Early School trips to Asia

“The value of making tours and excursions in groups is very great. Not only do they provide experience of new things, but also they promote better understanding and toleration of others. One cannot live with someone for long without getting to know a great deal about him, and the common delights and exasperations involved in making journeys create bonds of sympathy where none have previously existed.”

(John) Michael Joshua (OM 1958), writing in the 1958 Melburnian.

It is now almost 100 years since Melbourne Grammar School students had their first opportunity to experience life overseas as part of their education. The history of our School’s overseas experiences is rich and varied, but three significant dates stand out, representing Melbourne Grammar’s early connections with educational and cultural institutions in Asia.

1927: The first overseas tour

Late in 1927, 19 students and Assistant Chaplain Rev’d Wilfrid Clarke set off on an epic trip to India — the first overseas tour for Melbourne Grammar School. Lasting nine weeks, including two weeks each way to reach India by ship, this experiment broke new educational ground and even attracted attention from major Australian newspapers.

The tour group experienced India under British colonial rule. They visited battle sites, luxury mansions, temples and mosques including the Taj Mahal, large cities such as Colombo and Madras, small villages, salt mines, the Khyber Pass and the Ganges valley. In the distance, they glimpsed the peak of Mt Everest long before it was scaled by Sir Edmund Hillary.

Rev’d Clarke led a second School trip to India at the end of 1934, which was followed by a third trip in 1938/39.

1972: The first international orchestral tour

In December 1972, the Melbourne Grammar School Symphony Orchestra travelled to South-East Asia on the School’s first international orchestral tour. Many of these students had never flown before, and some had never travelled outside of Victoria.

The busy 11-day schedule included concerts in Hong Kong, Thailand and Singapore. The very first performance, at Hong Kong’s City Hall, was televised. Arriving in Bangkok, the students were thrilled to see a large banner at the hotel’s entrance: “Welcome to the Melbourne Grammar School Symphony Orchestra”.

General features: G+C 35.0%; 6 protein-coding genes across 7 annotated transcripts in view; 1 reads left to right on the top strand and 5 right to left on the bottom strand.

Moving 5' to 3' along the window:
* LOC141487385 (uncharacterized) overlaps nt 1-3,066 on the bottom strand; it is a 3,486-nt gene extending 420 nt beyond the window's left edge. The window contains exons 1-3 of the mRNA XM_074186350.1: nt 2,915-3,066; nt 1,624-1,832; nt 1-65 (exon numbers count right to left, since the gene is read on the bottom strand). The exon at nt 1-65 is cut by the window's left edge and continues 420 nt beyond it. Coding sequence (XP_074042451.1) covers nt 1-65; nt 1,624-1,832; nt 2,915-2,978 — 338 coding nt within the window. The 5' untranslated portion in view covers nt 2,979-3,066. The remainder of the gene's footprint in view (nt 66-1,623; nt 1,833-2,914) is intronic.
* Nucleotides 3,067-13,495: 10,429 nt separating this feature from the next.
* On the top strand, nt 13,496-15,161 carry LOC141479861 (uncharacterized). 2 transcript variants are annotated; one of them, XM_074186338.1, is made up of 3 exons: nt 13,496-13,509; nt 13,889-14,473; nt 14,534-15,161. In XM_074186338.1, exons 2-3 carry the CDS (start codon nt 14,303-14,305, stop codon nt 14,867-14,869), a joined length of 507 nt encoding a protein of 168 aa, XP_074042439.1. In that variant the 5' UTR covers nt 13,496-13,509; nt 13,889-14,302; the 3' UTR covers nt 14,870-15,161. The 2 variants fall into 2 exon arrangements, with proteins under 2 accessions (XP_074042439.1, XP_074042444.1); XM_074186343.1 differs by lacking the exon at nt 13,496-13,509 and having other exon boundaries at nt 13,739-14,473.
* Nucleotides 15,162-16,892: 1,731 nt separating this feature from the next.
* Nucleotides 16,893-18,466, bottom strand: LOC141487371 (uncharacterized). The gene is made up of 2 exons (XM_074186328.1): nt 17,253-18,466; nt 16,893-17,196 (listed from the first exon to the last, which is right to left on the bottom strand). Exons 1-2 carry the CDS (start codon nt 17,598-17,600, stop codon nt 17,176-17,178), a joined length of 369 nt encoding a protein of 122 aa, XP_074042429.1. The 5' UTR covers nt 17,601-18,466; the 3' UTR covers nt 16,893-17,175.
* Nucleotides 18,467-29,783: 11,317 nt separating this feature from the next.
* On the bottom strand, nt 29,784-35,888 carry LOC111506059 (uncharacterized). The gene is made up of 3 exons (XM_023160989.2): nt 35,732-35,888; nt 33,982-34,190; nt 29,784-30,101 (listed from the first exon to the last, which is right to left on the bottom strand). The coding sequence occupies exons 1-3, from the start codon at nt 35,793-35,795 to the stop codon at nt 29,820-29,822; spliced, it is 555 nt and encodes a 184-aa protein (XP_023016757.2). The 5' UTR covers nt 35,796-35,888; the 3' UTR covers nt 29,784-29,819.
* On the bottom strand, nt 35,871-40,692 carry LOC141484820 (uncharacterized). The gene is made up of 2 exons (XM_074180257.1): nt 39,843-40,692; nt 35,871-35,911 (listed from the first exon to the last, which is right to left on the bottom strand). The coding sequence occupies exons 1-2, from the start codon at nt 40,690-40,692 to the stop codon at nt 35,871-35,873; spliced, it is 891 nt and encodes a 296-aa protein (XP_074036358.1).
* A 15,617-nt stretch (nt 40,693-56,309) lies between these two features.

Somewhat nervously, the orchestra played a Royal Command concert in the National Theatre, attended by the King of Thailand’s sister. Then, in Singapore, the orchestra’s rehearsal was recorded for telecast on Christmas Day.

In each new country, Melbourne Grammar donated box office proceeds from the concerts. Funds went to the Hong Kong Youth Orchestra to allow them travel to Europe, to the King of Thailand’s fund to buy encyclopedias for children, and to the Young Musicians’ Society in Singapore. The boys and staff returned to Australia just in time to celebrate Christmas, sharing stories of the historical and cultural sites they had seen.

1982: The first trip to China

Almost 40 years ago, Melbourne Grammar was the first school to take advantage of the “sister-state” relationship between Victoria and China’s coastal Jiangsu Province. Having studied Mandarin in class, our students were able to spend three weeks at Wuxi No. 1 Middle School, taking part in everything from physical education to cooking lessons, where they learned to make wontons from scratch.

As part of the trip, students also had the opportunity to see an operatic performance of Monkey Makes Trouble in the Endless Cave — a story about the same character who entertained students in the popular afternoon television programme Monkey Magic back home.   

These three noteworthy examples are of course only part of Melbourne Grammar’s rich history of overseas travel, which has offered students the chance to participate in exchanges to locations including South Africa, Papua New Guinea, and Vietnam, as well as locations in Europe, USA and the UK. As well as providing life-changing experiences and knowledge, these trips also deepen our students’ understanding of the value of diversity, along with the way they see their roles in contributing to the wider world.